Flowering Talipot Palms at Singapore Botanic Gardens
17 May 2005
The flowering Talipot Palms have been the focus of attention for the past few months at Singapore Botanic Gardens. It is a majestic sight and a lifetime treat to see the massive flowering structure.
In August 1920, Talipot seeds were introduced from the Calcutta Botanic Gardens, India. The seedlings were planted in the Palm Valley in 1925 and now after 79 years, two Talipot Palms (Corypha umbraculifera), flowered from October 2004 to January 2005.
This palm flowers only once in its lifetime, producing the biggest inflorescence in the flowering kingdom. The palm grows for 30 to 80 years, storing up energy and strength in its trunk to send out this massive inflorescence. After flowering and fruiting the plant will die.
The tough and flexible young leaves of the Talipot Palm, like those from the Palmyra Palm (Borassus flabellifer), have been used since ancient times as paper. A great deal of the original Buddhist scripture was recorded on the leaves of the Talipot Palm. Almost all parts of the plant are useful. The timber is used for construction, the leaves for thatch and weaving and buttons may be made from the hard endosperm of the seed. Wine can be tapped from the emerging flower stalk, sago starch harvested from the trunk and the palm heart can be eaten.
The flowering stalk grows to 6 m tall and may bear over 20 million tiny cream flowers. The golfball-sized dull green fruits will take almost a year to mature. Gradually, all the food reserves accumulated in the trunk over the decades would be used up and the plant dies. This mode of life is called monocarpic which mean "once fruiting".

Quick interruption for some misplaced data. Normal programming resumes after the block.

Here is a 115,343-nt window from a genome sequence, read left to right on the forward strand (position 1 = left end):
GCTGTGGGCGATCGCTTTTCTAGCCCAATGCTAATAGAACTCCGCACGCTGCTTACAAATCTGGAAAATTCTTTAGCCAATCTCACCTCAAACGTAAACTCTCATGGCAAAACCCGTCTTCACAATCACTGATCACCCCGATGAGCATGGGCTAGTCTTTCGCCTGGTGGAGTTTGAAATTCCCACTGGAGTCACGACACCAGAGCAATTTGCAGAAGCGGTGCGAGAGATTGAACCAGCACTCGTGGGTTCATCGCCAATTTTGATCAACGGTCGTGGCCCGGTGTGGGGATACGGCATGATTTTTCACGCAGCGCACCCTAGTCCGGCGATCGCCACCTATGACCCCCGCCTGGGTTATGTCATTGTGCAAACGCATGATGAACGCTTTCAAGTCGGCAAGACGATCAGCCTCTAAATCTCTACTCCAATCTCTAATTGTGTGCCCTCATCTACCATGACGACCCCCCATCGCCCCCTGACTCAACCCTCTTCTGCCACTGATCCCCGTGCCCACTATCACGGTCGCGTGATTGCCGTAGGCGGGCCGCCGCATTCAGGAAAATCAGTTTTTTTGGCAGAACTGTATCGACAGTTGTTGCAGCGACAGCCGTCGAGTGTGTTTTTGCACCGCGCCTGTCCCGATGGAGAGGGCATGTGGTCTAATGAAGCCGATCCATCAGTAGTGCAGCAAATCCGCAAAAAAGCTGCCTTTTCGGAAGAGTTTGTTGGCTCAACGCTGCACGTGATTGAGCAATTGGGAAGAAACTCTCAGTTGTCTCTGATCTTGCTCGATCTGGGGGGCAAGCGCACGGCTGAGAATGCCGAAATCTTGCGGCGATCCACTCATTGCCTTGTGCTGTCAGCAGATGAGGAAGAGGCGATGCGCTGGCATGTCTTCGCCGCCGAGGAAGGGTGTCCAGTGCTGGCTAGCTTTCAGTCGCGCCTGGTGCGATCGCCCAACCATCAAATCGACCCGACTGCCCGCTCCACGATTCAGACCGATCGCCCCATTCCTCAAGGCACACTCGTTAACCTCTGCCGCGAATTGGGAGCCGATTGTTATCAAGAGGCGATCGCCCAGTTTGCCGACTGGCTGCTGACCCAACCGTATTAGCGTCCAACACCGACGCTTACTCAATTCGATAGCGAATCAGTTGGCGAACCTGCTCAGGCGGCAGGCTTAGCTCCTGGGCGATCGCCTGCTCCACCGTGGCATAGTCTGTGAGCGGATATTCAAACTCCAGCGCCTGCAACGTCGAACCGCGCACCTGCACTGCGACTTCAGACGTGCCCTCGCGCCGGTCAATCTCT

In India and Sri Lanka, more than a year after flowering, hundreds of thousands of fruits will be ripe and begin to rain down. By then all the leaves will be dead and drooping. However, in SBG, after the last massive flowering, only a handful of fruits were produced suggesting that the right pollinator is absent in the Gardens.
Botanists have suggested that the advantage of flowering once in a lifetime is that such a large quantity of fruit produced all at once cannot possibly all be eaten by predators so that plenty of new plants will survive and replace the mother plant.
We owe it to our predecessors who had the foresight to plant these majestic palms. In the same way, we should be planting more for the next generation.
Gardenwise: Newsletter of the Singapore Botanic Gardens 24:22-23
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A World Checklist of Palms
"The World Checklist of Palms" is the unique resource that lists all validly published names of palms. It will provide a standard nomenclatural reference for further research into this important family.